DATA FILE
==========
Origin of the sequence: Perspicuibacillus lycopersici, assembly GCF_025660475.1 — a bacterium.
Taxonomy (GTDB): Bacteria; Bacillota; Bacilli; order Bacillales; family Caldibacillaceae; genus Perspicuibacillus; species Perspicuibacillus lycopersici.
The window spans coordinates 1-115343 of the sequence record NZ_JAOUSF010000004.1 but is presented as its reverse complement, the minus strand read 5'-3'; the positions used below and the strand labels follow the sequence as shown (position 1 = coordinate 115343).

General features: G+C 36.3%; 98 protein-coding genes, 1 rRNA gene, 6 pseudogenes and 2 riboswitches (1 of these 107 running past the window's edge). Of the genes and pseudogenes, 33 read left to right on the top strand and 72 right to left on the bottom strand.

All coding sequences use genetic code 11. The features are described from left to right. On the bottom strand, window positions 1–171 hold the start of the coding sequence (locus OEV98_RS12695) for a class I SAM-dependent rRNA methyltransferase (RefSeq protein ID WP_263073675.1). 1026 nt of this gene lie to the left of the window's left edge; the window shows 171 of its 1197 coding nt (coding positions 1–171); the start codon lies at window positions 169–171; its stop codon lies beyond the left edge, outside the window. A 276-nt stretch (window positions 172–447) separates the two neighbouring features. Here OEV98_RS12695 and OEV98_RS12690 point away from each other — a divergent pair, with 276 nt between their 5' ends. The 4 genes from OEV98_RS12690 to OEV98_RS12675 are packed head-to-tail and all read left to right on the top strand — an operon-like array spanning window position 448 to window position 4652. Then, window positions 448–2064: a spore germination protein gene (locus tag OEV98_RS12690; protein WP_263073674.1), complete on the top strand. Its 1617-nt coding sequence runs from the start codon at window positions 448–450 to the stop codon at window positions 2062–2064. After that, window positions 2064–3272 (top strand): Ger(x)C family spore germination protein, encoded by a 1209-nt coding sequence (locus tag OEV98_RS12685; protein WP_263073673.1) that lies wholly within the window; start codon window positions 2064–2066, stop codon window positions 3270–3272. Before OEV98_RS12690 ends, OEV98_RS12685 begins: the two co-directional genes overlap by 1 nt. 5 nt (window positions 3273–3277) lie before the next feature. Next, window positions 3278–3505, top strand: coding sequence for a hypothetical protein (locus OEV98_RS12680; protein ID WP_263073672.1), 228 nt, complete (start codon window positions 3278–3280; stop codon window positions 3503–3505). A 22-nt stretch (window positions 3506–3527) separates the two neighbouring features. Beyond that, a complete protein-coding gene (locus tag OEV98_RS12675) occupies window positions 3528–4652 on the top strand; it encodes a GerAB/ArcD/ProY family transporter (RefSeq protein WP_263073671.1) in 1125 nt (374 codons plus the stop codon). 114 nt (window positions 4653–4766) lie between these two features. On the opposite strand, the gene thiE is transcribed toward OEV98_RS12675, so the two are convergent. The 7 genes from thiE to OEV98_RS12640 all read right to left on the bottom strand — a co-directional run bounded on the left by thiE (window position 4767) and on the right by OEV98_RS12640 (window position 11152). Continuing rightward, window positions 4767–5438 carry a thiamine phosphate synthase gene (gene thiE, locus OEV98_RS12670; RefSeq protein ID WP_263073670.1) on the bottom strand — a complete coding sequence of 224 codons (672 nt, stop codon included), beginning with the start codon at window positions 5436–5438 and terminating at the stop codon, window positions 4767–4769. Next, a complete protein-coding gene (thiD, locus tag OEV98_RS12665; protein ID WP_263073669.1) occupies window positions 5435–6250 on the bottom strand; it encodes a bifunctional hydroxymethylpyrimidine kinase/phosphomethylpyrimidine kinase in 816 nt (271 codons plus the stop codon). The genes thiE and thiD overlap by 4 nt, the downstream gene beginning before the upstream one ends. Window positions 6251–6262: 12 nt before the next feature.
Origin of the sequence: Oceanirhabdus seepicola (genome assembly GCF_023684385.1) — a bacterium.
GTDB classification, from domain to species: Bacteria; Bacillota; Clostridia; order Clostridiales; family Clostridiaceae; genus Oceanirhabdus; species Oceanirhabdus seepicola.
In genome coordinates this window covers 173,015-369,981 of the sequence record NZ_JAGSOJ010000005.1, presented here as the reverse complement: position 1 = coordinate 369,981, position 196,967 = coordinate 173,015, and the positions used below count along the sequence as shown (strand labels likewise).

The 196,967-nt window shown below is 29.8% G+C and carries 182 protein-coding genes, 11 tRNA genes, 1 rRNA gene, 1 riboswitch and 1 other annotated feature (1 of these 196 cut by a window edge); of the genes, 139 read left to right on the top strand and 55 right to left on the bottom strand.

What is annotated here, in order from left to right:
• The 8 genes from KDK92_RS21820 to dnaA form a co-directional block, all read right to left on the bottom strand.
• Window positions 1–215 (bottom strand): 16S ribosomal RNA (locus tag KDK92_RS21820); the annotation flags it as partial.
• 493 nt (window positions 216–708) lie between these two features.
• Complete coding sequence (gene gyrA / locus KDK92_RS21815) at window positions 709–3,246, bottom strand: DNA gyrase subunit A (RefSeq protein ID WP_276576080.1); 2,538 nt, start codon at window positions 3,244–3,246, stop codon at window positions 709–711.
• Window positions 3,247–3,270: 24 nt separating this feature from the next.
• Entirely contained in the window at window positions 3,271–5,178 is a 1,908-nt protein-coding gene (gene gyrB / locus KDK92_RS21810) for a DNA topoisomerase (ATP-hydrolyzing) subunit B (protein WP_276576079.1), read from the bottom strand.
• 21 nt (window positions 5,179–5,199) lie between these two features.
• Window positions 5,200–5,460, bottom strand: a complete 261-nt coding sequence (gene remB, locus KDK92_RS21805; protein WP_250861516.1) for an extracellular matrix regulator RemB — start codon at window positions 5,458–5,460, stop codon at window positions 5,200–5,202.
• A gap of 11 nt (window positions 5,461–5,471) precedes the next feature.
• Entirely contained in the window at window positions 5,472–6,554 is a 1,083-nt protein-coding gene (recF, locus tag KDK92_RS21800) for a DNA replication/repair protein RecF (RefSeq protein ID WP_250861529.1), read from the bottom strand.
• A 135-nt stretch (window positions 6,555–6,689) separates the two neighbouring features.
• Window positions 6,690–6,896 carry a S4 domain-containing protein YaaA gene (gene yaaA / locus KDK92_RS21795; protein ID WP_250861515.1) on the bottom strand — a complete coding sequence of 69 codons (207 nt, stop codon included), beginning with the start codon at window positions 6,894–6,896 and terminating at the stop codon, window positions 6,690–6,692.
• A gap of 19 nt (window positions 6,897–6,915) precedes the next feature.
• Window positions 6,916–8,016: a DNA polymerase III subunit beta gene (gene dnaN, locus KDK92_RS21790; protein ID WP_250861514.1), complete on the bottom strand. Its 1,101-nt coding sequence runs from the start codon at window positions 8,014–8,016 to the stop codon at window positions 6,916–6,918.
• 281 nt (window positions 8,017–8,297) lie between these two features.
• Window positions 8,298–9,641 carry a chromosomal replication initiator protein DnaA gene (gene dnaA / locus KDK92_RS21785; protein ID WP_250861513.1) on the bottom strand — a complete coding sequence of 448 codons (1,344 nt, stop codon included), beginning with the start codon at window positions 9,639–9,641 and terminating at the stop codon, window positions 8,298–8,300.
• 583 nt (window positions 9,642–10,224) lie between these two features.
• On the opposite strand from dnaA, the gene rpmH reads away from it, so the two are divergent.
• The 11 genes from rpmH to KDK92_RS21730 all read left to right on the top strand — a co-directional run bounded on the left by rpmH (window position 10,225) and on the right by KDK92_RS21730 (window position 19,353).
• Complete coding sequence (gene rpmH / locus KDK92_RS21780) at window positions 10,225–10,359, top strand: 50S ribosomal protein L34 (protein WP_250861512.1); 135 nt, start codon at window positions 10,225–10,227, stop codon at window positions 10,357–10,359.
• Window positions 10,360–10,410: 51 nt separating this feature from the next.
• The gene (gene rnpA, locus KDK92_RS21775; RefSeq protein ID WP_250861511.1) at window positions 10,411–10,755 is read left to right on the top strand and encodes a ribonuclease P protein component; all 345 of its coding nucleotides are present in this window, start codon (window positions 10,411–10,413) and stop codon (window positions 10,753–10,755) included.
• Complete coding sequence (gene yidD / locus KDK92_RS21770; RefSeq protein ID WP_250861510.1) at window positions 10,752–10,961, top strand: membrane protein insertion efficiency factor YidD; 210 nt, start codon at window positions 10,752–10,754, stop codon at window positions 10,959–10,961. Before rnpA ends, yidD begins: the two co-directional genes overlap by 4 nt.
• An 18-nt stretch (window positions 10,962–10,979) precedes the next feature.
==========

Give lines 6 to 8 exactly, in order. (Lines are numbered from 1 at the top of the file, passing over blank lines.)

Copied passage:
Origin of the sequence: Oceanirhabdus seepicola (genome assembly GCF_023684385.1) — a bacterium.
GTDB classification, from domain to species: Bacteria; Bacillota; Clostridia; order Clostridiales; family Clostridiaceae; genus Oceanirhabdus; species Oceanirhabdus seepicola.
In genome coordinates this window covers 173,015-369,981 of the sequence record NZ_JAGSOJ010000005.1, presented here as the reverse complement: position 1 = coordinate 369,981, position 196,967 = coordinate 173,015, and the positions used below count along the sequence as shown (strand labels likewise).